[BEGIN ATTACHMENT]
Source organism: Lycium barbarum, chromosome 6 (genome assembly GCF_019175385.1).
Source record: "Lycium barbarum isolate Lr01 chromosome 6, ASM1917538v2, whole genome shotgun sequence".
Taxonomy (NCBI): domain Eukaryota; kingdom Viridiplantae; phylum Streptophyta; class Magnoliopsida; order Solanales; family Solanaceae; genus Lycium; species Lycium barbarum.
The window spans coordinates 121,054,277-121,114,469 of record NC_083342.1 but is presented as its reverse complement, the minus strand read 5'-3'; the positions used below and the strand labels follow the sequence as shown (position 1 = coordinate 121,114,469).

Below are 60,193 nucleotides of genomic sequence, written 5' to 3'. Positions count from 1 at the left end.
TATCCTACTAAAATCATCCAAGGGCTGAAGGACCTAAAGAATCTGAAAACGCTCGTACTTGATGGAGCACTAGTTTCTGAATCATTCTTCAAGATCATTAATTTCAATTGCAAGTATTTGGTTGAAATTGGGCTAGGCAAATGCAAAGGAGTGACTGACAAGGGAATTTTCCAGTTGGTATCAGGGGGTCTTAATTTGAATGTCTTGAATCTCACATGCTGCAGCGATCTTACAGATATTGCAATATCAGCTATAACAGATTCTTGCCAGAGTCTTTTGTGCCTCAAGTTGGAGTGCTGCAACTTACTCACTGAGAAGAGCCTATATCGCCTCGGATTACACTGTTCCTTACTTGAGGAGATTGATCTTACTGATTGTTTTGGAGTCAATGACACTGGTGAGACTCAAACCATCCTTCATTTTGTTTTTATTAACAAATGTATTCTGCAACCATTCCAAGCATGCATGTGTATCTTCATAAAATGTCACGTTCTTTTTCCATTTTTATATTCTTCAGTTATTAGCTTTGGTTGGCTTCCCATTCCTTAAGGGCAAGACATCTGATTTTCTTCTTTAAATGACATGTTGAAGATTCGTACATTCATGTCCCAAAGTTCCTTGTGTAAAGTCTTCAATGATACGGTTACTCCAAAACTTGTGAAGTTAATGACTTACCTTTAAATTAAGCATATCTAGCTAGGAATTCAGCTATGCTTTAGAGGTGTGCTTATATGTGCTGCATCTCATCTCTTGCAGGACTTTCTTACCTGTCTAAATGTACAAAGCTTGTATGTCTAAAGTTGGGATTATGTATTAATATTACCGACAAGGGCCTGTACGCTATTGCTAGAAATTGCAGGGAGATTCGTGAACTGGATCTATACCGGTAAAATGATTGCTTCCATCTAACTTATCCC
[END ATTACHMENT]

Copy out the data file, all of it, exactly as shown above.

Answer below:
Source organism: Lycium barbarum, chromosome 6 (genome assembly GCF_019175385.1).
Source record: "Lycium barbarum isolate Lr01 chromosome 6, ASM1917538v2, whole genome shotgun sequence".
Taxonomy (NCBI): domain Eukaryota; kingdom Viridiplantae; phylum Streptophyta; class Magnoliopsida; order Solanales; family Solanaceae; genus Lycium; species Lycium barbarum.
The window spans coordinates 121,054,277-121,114,469 of record NC_083342.1 but is presented as its reverse complement, the minus strand read 5'-3'; the positions used below and the strand labels follow the sequence as shown (position 1 = coordinate 121,114,469).

Below are 60,193 nucleotides of genomic sequence, written 5' to 3'. Positions count from 1 at the left end.
TATCCTACTAAAATCATCCAAGGGCTGAAGGACCTAAAGAATCTGAAAACGCTCGTACTTGATGGAGCACTAGTTTCTGAATCATTCTTCAAGATCATTAATTTCAATTGCAAGTATTTGGTTGAAATTGGGCTAGGCAAATGCAAAGGAGTGACTGACAAGGGAATTTTCCAGTTGGTATCAGGGGGTCTTAATTTGAATGTCTTGAATCTCACATGCTGCAGCGATCTTACAGATATTGCAATATCAGCTATAACAGATTCTTGCCAGAGTCTTTTGTGCCTCAAGTTGGAGTGCTGCAACTTACTCACTGAGAAGAGCCTATATCGCCTCGGATTACACTGTTCCTTACTTGAGGAGATTGATCTTACTGATTGTTTTGGAGTCAATGACACTGGTGAGACTCAAACCATCCTTCATTTTGTTTTTATTAACAAATGTATTCTGCAACCATTCCAAGCATGCATGTGTATCTTCATAAAATGTCACGTTCTTTTTCCATTTTTATATTCTTCAGTTATTAGCTTTGGTTGGCTTCCCATTCCTTAAGGGCAAGACATCTGATTTTCTTCTTTAAATGACATGTTGAAGATTCGTACATTCATGTCCCAAAGTTCCTTGTGTAAAGTCTTCAATGATACGGTTACTCCAAAACTTGTGAAGTTAATGACTTACCTTTAAATTAAGCATATCTAGCTAGGAATTCAGCTATGCTTTAGAGGTGTGCTTATATGTGCTGCATCTCATCTCTTGCAGGACTTTCTTACCTGTCTAAATGTACAAAGCTTGTATGTCTAAAGTTGGGATTATGTATTAATATTACCGACAAGGGCCTGTACGCTATTGCTAGAAATTGCAGGGAGATTCGTGAACTGGATCTATACCGGTAAAATGATTGCTTCCATCTAACTTATCCC